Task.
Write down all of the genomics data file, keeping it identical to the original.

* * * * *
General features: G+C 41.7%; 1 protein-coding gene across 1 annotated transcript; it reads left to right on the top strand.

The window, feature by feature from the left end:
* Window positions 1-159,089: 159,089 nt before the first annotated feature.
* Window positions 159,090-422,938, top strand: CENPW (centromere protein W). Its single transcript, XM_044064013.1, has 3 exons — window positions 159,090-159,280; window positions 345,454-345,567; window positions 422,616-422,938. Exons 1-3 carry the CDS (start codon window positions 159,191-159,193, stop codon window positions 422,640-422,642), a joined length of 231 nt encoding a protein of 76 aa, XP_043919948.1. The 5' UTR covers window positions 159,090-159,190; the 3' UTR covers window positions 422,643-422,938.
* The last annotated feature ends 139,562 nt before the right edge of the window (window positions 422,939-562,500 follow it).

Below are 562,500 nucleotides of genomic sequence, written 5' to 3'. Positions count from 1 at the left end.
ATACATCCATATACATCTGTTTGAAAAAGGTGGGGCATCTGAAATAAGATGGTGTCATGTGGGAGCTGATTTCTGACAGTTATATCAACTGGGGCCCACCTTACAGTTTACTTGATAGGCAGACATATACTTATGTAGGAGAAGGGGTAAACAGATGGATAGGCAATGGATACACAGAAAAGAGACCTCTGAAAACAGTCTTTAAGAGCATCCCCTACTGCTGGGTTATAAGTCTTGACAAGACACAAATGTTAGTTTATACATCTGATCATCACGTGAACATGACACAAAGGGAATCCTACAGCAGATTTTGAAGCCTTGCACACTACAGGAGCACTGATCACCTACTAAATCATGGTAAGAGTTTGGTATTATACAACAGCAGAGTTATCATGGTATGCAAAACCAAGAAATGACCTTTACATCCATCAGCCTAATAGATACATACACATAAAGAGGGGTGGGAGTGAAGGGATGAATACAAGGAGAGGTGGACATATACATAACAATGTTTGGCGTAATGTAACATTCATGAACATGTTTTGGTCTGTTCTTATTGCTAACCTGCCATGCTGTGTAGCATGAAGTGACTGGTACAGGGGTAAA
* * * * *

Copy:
General features: G+C 41.7%; 1 protein-coding gene across 1 annotated transcript; it reads left to right on the top strand.

The window, feature by feature from the left end:
* Window positions 1-159,089: 159,089 nt before the first annotated feature.
* Window positions 159,090-422,938, top strand: CENPW (centromere protein W). Its single transcript, XM_044064013.1, has 3 exons — window positions 159,090-159,280; window positions 345,454-345,567; window positions 422,616-422,938. Exons 1-3 carry the CDS (start codon window positions 159,191-159,193, stop codon window positions 422,640-422,642), a joined length of 231 nt encoding a protein of 76 aa, XP_043919948.1. The 5' UTR covers window positions 159,090-159,190; the 3' UTR covers window positions 422,643-422,938.
* The last annotated feature ends 139,562 nt before the right edge of the window (window positions 422,939-562,500 follow it).

Below are 562,500 nucleotides of genomic sequence, written 5' to 3'. Positions count from 1 at the left end.
ATACATCCATATACATCTGTTTGAAAAAGGTGGGGCATCTGAAATAAGATGGTGTCATGTGGGAGCTGATTTCTGACAGTTATATCAACTGGGGCCCACCTTACAGTTTACTTGATAGGCAGACATATACTTATGTAGGAGAAGGGGTAAACAGATGGATAGGCAATGGATACACAGAAAAGAGACCTCTGAAAACAGTCTTTAAGAGCATCCCCTACTGCTGGGTTATAAGTCTTGACAAGACACAAATGTTAGTTTATACATCTGATCATCACGTGAACATGACACAAAGGGAATCCTACAGCAGATTTTGAAGCCTTGCACACTACAGGAGCACTGATCACCTACTAAATCATGGTAAGAGTTTGGTATTATACAACAGCAGAGTTATCATGGTATGCAAAACCAAGAAATGACCTTTACATCCATCAGCCTAATAGATACATACACATAAAGAGGGGTGGGAGTGAAGGGATGAATACAAGGAGAGGTGGACATATACATAACAATGTTTGGCGTAATGTAACATTCATGAACATGTTTTGGTCTGTTCTTATTGCTAACCTGCCATGCTGTGTAGCATGAAGTGACTGGTACAGGGGTAAA